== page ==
The building itself is seriously beautiful, as well as being beautiful in a serious way, if that makes sense. It's formed from a series of sculptural, angular blocks that sit next to the river, although from some windows inside it feels like you're physically standing on top of the river. It's one of those places that's totally unexpected: a quiet, strong, tranquil sculpture of a building in the middle of Wakefield.
It's by David Chipperfield Architects, and it's shortlisted for this year's RIBA Stirling Prize. I haven't been to the other buildings on the list (although I feel like I've spent my entire summer in Populous' Olympic Stadium) but I'd love the Hepworth to win.
It's a very different space from the Hepworth Museum and Sculpture Gallery in St Ives, which used to be her home and studio. This is much more of a gallery-with-white-walls place, which lets you see the work for itself, rather than giving you a feeling about Barbara Hepworth the woman, which you get from her St Ives museum. I definitely think there's a place for both, and I'm thrilled that a female artist has a large, 'serious' gallery (there's that word again) in England dedicated to her work.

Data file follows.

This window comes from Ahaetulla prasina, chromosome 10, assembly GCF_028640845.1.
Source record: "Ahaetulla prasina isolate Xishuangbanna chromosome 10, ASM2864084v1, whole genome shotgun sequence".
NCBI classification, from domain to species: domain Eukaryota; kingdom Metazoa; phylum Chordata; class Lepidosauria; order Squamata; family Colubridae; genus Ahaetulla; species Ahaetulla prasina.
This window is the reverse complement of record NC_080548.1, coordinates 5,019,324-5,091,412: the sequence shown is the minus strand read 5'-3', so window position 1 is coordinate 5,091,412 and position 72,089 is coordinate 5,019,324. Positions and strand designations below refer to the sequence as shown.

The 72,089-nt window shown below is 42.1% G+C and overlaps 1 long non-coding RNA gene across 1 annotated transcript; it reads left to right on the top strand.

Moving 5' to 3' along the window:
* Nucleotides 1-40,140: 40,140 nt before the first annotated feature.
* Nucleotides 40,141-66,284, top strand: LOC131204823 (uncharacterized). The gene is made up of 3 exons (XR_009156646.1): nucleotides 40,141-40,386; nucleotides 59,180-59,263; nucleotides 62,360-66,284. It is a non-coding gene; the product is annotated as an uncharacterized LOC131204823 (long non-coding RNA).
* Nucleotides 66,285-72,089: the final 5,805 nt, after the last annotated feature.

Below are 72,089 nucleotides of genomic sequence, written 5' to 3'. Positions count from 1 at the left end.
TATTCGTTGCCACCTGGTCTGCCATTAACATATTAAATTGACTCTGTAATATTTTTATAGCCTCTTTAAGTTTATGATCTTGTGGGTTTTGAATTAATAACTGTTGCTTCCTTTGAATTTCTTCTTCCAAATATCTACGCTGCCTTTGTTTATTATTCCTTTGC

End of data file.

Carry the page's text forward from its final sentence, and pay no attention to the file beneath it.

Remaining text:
It's not all hers though, as Hepworth shares her gallery with other artists from Wakefield's permanent collection and those showing in temporary exhibitions – Richard Long's work was in the Artist Rooms when we were there.
Trying to look round galleries properly with three children in tow is never easy, but the Hepworth had lots of activities to help them 'engage' with the work (although sometimes even noticing the work would be nice...) We spent about half an hour making sculptures from bendy straws. There's even a picture of me (a rare thing indeed) helping Pia with hers.